- Exclude earthquakes not representative of active crustal regions. Remove events with questionable
hypocentral depths. Remove events with fewer than 3 records for M
_{w}> 5 and fewer than 10 records with good distance coverage for M_{w}< 5 (because of abundance of small-magnitude data). Remove 2008 Wenchuan aftershocks because of residuals and spectral shapes that were very different than other data, which may be due to unreliable metadata. Remove records not representative of free-field motions. Remove records missing key metadata. Remove questionable data due to apparent incorrect gain or spectral shape. Remove records from distances greater than magnitude-distance censoring distances, which depend on instrument type. - Use 1D finite-fault kinematic simulations to constrain hanging-wall (Donahue and Abrahamson, 2014) and magnitude scaling and equivalent-linear modelling of Peninsula Range soil to constrain site response terms (Kamai et al., 2014).
- Almost all data from M
_{w}< 5 are from western USA. - Use different number of records in Step 1 (less than 4000 from about 130 events) and Step 2 (about 7000 from about 130 events) because of data selection criteria applied. Within these general three stages (Step 1, 2 and, the final step) various regression analysis undertaken to constrain different sets of coefficients.
- Find 2008 Wenchuan (M
_{w}7.9) earthquake has very weak long-period motions, hich are inconsistent with scaling from finite-fault simulations. Therefore, remove this event from Steps 1 and 2 and only include it once magnitude scaling is fixed. - Use four distance measures to model hanging-wall effects: r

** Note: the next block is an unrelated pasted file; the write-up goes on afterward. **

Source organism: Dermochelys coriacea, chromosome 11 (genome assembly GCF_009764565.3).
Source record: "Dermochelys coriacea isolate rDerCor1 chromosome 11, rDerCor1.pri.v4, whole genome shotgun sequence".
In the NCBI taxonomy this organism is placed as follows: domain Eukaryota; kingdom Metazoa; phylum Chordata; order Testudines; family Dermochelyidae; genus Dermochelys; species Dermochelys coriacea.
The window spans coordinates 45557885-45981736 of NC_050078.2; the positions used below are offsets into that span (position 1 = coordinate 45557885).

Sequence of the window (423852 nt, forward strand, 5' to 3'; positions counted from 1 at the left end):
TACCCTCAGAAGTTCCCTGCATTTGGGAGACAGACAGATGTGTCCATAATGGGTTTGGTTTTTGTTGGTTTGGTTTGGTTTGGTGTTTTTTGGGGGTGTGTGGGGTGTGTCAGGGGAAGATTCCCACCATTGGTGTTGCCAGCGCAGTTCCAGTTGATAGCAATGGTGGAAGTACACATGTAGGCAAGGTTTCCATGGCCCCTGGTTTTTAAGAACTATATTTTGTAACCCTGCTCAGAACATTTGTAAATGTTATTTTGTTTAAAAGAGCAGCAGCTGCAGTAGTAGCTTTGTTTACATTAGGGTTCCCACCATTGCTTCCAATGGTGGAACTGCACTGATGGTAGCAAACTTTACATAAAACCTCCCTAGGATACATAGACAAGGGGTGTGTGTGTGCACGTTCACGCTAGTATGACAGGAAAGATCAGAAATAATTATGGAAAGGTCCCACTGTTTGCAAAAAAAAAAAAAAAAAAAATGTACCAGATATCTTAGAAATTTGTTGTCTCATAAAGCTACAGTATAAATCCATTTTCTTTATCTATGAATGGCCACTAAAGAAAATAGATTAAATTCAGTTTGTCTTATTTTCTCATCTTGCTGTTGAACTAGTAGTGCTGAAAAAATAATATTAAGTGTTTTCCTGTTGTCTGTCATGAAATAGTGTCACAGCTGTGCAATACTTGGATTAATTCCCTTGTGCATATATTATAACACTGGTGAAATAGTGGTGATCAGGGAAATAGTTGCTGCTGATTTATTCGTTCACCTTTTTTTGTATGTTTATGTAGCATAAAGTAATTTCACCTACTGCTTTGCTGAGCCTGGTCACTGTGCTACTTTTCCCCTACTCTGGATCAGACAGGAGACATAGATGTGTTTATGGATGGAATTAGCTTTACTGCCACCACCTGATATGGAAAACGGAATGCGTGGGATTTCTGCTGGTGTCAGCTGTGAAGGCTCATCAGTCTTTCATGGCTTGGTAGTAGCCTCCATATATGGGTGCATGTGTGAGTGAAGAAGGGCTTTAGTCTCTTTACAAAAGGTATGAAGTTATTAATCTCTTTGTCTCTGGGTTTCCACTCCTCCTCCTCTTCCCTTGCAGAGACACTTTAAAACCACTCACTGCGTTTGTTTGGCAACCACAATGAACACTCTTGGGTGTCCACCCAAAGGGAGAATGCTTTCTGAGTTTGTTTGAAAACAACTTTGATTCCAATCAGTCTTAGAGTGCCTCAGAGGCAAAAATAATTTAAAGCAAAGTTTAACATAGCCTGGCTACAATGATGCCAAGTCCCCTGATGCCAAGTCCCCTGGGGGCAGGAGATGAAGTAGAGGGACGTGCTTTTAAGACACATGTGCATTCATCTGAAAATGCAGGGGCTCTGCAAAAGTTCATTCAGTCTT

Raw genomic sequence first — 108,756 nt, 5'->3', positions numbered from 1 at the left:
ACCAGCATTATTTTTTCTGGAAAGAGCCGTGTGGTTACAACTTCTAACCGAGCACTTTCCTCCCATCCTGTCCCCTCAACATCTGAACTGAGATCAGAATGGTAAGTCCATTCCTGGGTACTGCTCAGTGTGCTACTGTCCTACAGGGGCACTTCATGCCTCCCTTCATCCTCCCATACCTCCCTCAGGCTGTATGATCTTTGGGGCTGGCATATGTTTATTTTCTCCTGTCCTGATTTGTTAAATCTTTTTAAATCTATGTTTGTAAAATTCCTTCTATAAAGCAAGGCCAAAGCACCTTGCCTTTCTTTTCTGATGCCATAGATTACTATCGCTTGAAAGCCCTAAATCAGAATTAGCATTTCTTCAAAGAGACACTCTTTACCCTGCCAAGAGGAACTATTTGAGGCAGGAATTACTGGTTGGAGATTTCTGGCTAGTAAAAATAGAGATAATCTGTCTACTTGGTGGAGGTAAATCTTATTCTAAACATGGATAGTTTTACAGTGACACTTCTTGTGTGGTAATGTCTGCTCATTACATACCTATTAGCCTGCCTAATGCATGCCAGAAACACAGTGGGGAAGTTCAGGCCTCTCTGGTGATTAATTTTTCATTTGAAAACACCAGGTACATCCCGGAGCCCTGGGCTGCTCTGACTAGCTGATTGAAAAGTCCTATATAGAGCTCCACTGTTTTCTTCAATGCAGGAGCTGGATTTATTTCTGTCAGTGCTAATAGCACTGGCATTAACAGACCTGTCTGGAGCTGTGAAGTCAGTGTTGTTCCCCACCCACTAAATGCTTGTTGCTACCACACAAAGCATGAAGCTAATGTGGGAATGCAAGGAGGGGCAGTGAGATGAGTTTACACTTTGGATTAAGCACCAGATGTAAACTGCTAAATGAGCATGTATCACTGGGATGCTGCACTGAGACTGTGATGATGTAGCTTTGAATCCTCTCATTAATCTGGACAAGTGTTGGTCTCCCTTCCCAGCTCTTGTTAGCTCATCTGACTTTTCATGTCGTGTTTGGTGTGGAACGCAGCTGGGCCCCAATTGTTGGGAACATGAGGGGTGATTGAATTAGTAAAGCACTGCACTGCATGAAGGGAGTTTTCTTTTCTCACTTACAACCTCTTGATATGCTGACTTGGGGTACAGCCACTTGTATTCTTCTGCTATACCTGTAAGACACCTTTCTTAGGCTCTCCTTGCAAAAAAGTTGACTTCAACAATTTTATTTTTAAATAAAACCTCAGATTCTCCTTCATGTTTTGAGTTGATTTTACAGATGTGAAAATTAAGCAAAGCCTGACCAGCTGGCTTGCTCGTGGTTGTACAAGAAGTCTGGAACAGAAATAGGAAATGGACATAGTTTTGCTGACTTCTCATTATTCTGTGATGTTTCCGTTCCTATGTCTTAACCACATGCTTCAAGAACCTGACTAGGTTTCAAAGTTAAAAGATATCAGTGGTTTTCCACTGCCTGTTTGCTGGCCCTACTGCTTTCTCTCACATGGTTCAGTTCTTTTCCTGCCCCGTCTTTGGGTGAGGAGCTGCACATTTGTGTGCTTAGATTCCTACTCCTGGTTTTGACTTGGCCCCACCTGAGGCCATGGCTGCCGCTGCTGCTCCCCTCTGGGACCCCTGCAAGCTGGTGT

_{jb}, R_{x}(horizontal distance from top edge of rupture, measured perpendicular to fault strike), R_{1}(value of R_{x}at bottom edge of rupture) and R_{y0}(horizontal distance off the end of the rupture measured parallel to strike). - Use site-response model of Kamai et al. (2014) based on PSA on reference rock rather than PGA because simplifies aleatory variability model.
- Note correlation between Z
_{TOR}and mechanism: reverse earthquakes tend to be deeper than strike-slip events. - Constrain V
_{1}based on non-parametric models of V_{s,30}scaling. - Note that nonlinear site term not intended to replace site-specific response analysis for nonlinear soils but rather to allow use of data from such sites to help constrain model.
- For hanging-wall terms only a
_{13}is found from regression of empirical data. Other terms found from simulations of Donahue and Abrahamson (2014). - Some evidence for reduction of depth dependency at shallow depths but use linear scaling for simplicity.
Avoid having the small-magnitude data controlling Z
_{TOR}scaling by constraining the scaling when using all data. - Smooth coefficients in a series of steps.
- Examine inter- and intra-event residuals w.r.t. M
_{w}, r_{rup}, V_{s,30}, Sa_{1180}and Z_{1}(raw and binned) and find no trends.